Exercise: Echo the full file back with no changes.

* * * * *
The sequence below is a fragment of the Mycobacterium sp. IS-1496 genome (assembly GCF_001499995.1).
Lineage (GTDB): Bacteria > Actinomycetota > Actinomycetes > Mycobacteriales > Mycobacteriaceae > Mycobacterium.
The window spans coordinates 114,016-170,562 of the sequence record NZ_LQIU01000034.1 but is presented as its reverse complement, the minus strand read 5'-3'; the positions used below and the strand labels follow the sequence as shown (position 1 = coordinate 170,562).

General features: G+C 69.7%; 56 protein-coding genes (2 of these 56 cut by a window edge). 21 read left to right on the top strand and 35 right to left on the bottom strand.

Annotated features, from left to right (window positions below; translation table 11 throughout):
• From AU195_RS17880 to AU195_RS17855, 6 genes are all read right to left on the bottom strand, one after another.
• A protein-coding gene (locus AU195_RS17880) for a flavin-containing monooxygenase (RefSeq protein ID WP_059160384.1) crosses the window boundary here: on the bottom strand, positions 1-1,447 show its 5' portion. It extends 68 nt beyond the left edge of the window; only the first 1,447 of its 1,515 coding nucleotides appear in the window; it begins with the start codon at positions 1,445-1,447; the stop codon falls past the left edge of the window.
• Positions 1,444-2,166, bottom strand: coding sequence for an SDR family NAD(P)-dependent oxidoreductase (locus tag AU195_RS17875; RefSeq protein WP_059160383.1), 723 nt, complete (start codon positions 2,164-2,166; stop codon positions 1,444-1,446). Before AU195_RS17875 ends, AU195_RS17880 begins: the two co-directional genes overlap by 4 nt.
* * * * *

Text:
The sequence below is a fragment of the Mycobacterium sp. IS-1496 genome (assembly GCF_001499995.1).
Lineage (GTDB): Bacteria > Actinomycetota > Actinomycetes > Mycobacteriales > Mycobacteriaceae > Mycobacterium.
The window spans coordinates 114,016-170,562 of the sequence record NZ_LQIU01000034.1 but is presented as its reverse complement, the minus strand read 5'-3'; the positions used below and the strand labels follow the sequence as shown (position 1 = coordinate 170,562).

General features: G+C 69.7%; 56 protein-coding genes (2 of these 56 cut by a window edge). 21 read left to right on the top strand and 35 right to left on the bottom strand.

Annotated features, from left to right (window positions below; translation table 11 throughout):
• From AU195_RS17880 to AU195_RS17855, 6 genes are all read right to left on the bottom strand, one after another.
• A protein-coding gene (locus AU195_RS17880) for a flavin-containing monooxygenase (RefSeq protein ID WP_059160384.1) crosses the window boundary here: on the bottom strand, positions 1-1,447 show its 5' portion. It extends 68 nt beyond the left edge of the window; only the first 1,447 of its 1,515 coding nucleotides appear in the window; it begins with the start codon at positions 1,445-1,447; the stop codon falls past the left edge of the window.
• Positions 1,444-2,166, bottom strand: coding sequence for an SDR family NAD(P)-dependent oxidoreductase (locus tag AU195_RS17875; RefSeq protein WP_059160383.1), 723 nt, complete (start codon positions 2,164-2,166; stop codon positions 1,444-1,446). Before AU195_RS17875 ends, AU195_RS17880 begins: the two co-directional genes overlap by 4 nt.